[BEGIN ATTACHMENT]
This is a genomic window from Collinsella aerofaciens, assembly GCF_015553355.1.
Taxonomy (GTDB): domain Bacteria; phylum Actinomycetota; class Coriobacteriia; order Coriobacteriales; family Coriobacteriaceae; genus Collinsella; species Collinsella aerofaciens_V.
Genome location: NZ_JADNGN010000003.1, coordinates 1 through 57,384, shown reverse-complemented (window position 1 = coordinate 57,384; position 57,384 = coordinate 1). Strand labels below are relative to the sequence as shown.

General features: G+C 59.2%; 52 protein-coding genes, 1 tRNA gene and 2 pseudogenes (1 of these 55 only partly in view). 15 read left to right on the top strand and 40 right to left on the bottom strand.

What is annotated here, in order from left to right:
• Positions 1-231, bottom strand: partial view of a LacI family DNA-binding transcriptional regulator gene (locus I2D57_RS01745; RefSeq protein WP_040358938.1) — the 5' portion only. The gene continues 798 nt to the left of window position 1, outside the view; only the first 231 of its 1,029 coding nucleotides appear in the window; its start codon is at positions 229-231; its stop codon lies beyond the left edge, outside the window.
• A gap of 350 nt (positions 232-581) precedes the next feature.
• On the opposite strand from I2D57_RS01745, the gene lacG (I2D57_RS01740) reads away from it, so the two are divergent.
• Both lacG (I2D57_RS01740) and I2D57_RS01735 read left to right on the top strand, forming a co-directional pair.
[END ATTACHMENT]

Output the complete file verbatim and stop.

This is a genomic window from Collinsella aerofaciens, assembly GCF_015553355.1.
Taxonomy (GTDB): domain Bacteria; phylum Actinomycetota; class Coriobacteriia; order Coriobacteriales; family Coriobacteriaceae; genus Collinsella; species Collinsella aerofaciens_V.
Genome location: NZ_JADNGN010000003.1, coordinates 1 through 57,384, shown reverse-complemented (window position 1 = coordinate 57,384; position 57,384 = coordinate 1). Strand labels below are relative to the sequence as shown.

General features: G+C 59.2%; 52 protein-coding genes, 1 tRNA gene and 2 pseudogenes (1 of these 55 only partly in view). 15 read left to right on the top strand and 40 right to left on the bottom strand.

What is annotated here, in order from left to right:
• Positions 1-231, bottom strand: partial view of a LacI family DNA-binding transcriptional regulator gene (locus I2D57_RS01745; RefSeq protein WP_040358938.1) — the 5' portion only. The gene continues 798 nt to the left of window position 1, outside the view; only the first 231 of its 1,029 coding nucleotides appear in the window; its start codon is at positions 229-231; its stop codon lies beyond the left edge, outside the window.
• A gap of 350 nt (positions 232-581) precedes the next feature.
• On the opposite strand from I2D57_RS01745, the gene lacG (I2D57_RS01740) reads away from it, so the two are divergent.
• Both lacG (I2D57_RS01740) and I2D57_RS01735 read left to right on the top strand, forming a co-directional pair.